Review: Invincible #88 Who has the scourge?

Written by:  Robert Kirkman
Art by: Ryan Ottley
Colors by: John Rauch
Cover by: Ryan Ottley
Publisher: Image 

Invincible_88Here’s a quick one: First 10 pages, too long, didn’t read. Then, bam! Scourge virus! FUUUUUU!!!! (Troll Face).

Jokes, aside, Kirkman absolutely pummels you with exposition and babber-y in the first 10 pages or so. The arguments are dense and infuriating. It’s almost comical the amount of waffling that is crammed into the dialogue. Its used be a unique twist when a responsible and mature Mark would talk things out with an opponent and reach a compromise. Now it’s a over-used joke and just drags the comic down. Consequently the build-up of an intergalactic battle royale is slowed to a fucking crawl. Allen the Alien, with Oliver Grayson at his side, has come to Earth to unleash a single canister of the scourge virus that will wipe-out the Vultrumite threat, but kill all the human’s on the planet as well. Invincible and General Thragg face-off against Allen and Omni-Boy  in a contest of logic and reason. The conversation is lengthy and without much wit or humor. It’s only when the crew from Guarding the Globe show up to attack Mark and fuck everything up that things get interesting. When it goes off, it goes off in a big way!!! There’s an absolutely staggering plot-twist that I can’t talk too much about. It has the potential to shake-up the core of what this comic is really about, so I’m excited to see how it develops. But also it leaves me annoyed. The first half of this comic bored and pissed me off, and the second half was so exciting and tense that it left me wanting more only to be stuck with yet another cliffhanger. While that’s great for a reader, as reviewer I’m left with fuck-all to say, because any further hints will really spoil the surprise. I’m forced to keep this short.

Ryan Ottley’s art has certainly come along way, hasn’t it? His stuff is sick. He started on the loose and funkier side of the spectrum and has really worked to tighten up his lines. He’s perfectly captured the blend of wholesome animation style with the gross exaggerations of classic comic books musculature. This simplified look relies on colorist John Rauch for depth, lighting and shadow; while leaving the lines crisp, clean and bold.  The combined cell-shaded look with Dreamsicle colors fits the perceived innocence of this super-hero world. It’s austere and slightly romanticized just like moralistic blue-skies and apple pies vibes that book had when it first started out. So when action scenes cross the line, brutal violence and gore have a much greater impact. It’s like seeing Mickey Mouse ripping out someone’s entrails, it shocks your senses. The sick and sweet 1-2-punch is an affront to your values and safety. That’s why it works. A contrast of style and subject is used to great effect and delivers a thematic message just as much as a narrative point. A prime example is Ottley’s treatment of the climax which is powerful and speaks to a stubborn worldview and a failure to compromise while delivering a fucking painful story beat. And what a  beat that is. GAH!!! Can’t. Say. Any. More. Than. That.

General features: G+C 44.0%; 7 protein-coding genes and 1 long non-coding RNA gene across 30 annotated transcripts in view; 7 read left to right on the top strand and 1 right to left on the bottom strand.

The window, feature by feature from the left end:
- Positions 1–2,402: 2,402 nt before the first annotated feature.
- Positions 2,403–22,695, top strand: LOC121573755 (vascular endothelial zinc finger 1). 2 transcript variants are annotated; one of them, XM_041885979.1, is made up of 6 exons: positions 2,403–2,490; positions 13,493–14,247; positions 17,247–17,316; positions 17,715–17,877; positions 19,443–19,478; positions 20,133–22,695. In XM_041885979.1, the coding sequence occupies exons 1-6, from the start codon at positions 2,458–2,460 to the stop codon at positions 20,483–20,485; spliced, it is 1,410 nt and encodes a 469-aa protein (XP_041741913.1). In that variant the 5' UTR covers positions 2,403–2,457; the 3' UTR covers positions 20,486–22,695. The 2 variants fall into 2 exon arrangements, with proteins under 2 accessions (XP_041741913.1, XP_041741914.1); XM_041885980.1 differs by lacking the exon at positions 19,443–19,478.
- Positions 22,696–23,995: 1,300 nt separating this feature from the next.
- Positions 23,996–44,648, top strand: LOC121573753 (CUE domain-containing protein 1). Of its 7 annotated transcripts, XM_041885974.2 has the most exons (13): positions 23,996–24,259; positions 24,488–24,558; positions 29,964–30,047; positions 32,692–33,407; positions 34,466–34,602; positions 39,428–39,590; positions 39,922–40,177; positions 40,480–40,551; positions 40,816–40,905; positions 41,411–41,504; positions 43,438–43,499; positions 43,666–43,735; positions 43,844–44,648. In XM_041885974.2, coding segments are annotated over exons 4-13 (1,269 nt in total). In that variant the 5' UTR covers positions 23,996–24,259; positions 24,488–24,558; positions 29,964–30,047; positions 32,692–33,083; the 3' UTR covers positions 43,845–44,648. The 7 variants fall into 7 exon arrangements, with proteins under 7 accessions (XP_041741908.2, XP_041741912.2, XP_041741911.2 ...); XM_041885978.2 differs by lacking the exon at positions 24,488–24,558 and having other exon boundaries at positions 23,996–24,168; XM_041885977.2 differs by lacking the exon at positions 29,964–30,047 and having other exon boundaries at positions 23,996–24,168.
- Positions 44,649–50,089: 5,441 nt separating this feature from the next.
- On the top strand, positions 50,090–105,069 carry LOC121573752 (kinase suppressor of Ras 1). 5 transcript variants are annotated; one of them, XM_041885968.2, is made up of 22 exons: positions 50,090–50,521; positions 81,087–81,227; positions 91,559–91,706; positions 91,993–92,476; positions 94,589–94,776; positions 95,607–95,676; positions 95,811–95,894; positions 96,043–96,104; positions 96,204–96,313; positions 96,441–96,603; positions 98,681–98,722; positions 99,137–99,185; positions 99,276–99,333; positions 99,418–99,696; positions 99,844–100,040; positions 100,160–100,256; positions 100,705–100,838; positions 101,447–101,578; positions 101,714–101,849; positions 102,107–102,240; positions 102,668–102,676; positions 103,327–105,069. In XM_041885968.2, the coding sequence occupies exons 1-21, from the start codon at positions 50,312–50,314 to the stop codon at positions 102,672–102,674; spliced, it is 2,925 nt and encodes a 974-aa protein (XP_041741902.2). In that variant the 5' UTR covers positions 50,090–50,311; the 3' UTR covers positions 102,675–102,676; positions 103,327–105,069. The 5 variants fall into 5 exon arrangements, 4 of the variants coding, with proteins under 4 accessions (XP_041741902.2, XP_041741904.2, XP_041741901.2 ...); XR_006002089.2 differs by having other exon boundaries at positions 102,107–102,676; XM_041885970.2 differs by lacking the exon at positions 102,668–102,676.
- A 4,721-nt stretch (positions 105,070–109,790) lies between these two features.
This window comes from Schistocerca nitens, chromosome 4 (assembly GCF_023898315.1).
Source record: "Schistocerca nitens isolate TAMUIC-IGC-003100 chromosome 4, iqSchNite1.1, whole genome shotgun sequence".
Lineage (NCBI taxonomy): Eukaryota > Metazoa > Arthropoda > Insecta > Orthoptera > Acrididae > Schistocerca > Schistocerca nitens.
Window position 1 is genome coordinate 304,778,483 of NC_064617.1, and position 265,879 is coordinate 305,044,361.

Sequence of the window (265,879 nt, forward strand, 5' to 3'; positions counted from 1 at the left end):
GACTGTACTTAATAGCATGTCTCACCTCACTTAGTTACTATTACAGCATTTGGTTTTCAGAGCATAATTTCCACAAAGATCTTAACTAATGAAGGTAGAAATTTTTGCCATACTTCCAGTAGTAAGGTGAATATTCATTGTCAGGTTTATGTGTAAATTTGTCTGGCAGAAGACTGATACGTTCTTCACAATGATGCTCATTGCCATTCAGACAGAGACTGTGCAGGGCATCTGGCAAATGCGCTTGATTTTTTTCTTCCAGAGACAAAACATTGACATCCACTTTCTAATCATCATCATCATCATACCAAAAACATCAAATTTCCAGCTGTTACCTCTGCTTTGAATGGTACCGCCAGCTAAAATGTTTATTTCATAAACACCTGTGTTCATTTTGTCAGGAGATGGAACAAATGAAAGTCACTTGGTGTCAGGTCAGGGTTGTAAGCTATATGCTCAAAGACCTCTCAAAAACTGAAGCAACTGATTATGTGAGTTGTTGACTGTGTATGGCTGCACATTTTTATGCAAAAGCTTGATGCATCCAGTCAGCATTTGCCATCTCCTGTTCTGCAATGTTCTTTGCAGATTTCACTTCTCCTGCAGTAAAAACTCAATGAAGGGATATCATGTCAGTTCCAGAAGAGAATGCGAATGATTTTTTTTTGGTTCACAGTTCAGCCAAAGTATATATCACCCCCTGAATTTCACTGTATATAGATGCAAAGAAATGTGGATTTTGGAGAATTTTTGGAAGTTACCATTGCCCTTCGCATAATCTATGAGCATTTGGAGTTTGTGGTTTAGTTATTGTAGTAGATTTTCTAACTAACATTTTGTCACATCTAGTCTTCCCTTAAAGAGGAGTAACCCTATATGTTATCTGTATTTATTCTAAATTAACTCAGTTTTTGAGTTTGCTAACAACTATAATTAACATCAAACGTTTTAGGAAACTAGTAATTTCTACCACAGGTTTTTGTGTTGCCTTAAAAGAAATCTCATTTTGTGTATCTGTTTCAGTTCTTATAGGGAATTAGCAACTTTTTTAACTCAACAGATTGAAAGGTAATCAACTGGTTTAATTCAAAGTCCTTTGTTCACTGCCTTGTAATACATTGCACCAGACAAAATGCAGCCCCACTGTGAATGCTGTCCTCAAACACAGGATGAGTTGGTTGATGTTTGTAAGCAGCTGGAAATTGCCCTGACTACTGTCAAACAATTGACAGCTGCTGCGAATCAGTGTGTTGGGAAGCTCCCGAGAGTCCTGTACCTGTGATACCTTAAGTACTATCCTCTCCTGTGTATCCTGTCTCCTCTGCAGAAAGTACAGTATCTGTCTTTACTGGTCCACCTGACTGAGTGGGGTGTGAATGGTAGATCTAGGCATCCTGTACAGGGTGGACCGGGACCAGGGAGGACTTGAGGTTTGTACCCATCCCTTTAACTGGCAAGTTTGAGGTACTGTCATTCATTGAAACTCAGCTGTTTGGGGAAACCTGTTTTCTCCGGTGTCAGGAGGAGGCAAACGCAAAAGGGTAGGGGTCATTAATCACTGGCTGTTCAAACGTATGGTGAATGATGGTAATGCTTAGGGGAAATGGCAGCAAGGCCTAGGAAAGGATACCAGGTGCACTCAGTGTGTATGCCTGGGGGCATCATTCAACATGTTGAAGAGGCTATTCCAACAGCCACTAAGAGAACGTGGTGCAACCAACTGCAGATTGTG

(first half of) Story: 3/10
(last half of) Story: 9/10
Art: 8.5/10

Jerry Nelson

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Matthew Sardo
Matthew Sardo
As the founder of Monkeys Fighting Robots, I'm currently training for my next job as an astronaut cowboy. Reformed hockey goon, comic book store owner, video store clerk, an extra in 'Transformers: Dark of the Moon,' 'Welcome Back Freshman,' and for one special day, I was a Ghostbuster.